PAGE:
The UN Human Rights Committee held a press briefing yesterday on the death of human rights defender Azimjan Askarov, who was serving a life sentence in prison in Kyrgyzstan. The Committee’s statement on Askarov’s death has been placed on the agency’s website.
The Committee points out that it had urged the Kyrgyz authorities to release Askarov back in May “as his frail health meant he was among the most vulnerable to the COVID-19 pandemic”. The request, however, was not complied with. Nor was Askarov provided with the necessary urgent medical assistance or released once he fell seriously ill. Noting that the Kyrgyz authorities have stated the cause of his death as “double pneumonia”, the Committee now demands a “prompt, impartial and effective investigation”. “Under international human rights law, his family have the right to redress,” the Committee’s statement stresses. Prior to this, the EU, the International Federation for Human Rights and the World Organisation Against Torture have all made similar calls for the rights defender’s death to be investigated.
During the course of the briefing, the UN High Commissioner for Human Rights Spokesperson, Liz Throssell, underlined that the Human Rights Committee ruled in 2016 that Askarov had been “arbitrarily detained, held in inhumane conditions, tortured and mistreated, and prevented from adequately preparing his defence”.
The Committee also urged the government of Kyrgyzstan to consider the early release of other prisoners who are part of a risk group for COVID-19 – the elderly and those with underlying health conditions – as well as vulnerable detainees such as women and minors, and “people with low-risk profiles who have committed minor and petty offences, people with imminent release dates and those detained for offences not recognized under international law”. This is needed in order to prevent the spread of the virus in detention facilities “which are often overcrowded and unhygienic, and where health services are inadequate or even non-existent. Almost by definition, physical distancing and self-isolation in such conditions are near impossible,” the spokesperson for the High Commissioner said, urging steps be taken to decongest facilities.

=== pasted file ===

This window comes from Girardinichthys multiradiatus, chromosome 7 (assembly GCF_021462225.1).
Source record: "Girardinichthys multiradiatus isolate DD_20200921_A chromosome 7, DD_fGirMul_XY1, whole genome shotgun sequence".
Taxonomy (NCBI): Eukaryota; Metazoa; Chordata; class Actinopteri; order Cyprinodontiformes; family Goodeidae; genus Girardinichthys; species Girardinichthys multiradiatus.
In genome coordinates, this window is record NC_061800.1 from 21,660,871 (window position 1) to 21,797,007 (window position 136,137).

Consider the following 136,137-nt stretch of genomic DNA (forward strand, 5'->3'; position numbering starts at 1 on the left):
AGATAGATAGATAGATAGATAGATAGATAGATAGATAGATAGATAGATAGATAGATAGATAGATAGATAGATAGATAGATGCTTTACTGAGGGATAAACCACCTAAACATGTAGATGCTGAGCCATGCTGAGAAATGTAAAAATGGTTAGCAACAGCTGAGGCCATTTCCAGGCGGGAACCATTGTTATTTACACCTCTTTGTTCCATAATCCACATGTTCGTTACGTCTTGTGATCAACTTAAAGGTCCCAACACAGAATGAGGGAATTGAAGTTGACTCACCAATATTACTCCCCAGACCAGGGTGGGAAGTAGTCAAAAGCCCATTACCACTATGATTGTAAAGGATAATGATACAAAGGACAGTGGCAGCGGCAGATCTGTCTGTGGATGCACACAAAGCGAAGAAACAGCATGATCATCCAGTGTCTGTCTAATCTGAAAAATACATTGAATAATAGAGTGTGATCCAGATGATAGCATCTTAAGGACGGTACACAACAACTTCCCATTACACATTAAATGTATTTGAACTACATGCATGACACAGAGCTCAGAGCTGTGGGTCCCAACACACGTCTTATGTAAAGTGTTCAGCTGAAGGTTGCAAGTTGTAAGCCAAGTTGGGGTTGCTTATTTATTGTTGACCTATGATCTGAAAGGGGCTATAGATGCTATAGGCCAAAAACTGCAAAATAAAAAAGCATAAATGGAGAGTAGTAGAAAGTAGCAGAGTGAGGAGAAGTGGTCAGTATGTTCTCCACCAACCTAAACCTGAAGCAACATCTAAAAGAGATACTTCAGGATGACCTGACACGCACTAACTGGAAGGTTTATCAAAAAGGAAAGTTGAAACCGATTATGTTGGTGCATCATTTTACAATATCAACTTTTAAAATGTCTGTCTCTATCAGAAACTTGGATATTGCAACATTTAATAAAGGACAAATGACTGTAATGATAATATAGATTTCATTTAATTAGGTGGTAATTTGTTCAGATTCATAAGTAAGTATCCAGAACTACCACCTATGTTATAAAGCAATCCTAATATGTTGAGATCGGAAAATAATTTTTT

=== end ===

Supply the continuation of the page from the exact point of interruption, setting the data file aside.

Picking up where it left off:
As previously reported, the Kyrgyz authorities did not test Askarov for COVID-19, nor do they test any other prison inmates, arguing that this is unnecessary. The seriously ill rights defender was not put on an oxygen concentrator until 24 July, the day before his death. The Kyrgyz prison authorities have given their version of Askarov’s death, alleging that the rights advocate refused treatment and tore off his own oxygen mask. Today, the prison service has added to this by claiming that Askarov’s fatal pneumonia may have developed from a regular cold, in combination with his underlying chronic health issues and refusal of medical care when he fell seriously ill. The agency also stated that no other prisoner at Askarov’s facility this year has been diagnosed with pneumonia.
Askarov was sentenced to life imprisonment following the inter-ethnic clashes which occurred in southern Kyrgyzstan in 2010. Prosecutors alleged that the ethnic Uzbek rights advocate urged people to take part in the mass disturbances and was involved in the murder of a police officer. The opinion of other rights advocates – shared by the UN Committee on Human Rights – is that Kyrgyz law enforcement agencies fabricated the case against Askarov in revenge for his previous efforts to call attention to their human rights abuses. Major international human rights organisations such as Amnesty International, Civil Rights Defenders, the Committee to Protect Journalists, the Helsinki Foundation for Human Rights and Human Rights Watch have all spoken out in Askarov’s defence and called for his release, as has the UN Committee on Human Rights. Askarov attempted to use the UN committee’s support to challenge his sentence earlier this year. In June, however, Bishkek administrative court refused to consider his appeal.
Azimjan Askarov has previously collaborated with Fergana News Agency. On the day of his death, Fergana General Director Daniil Kislov, a personal friend of Askarov, made a video statement blaming the Kyrgyz authorities for his death.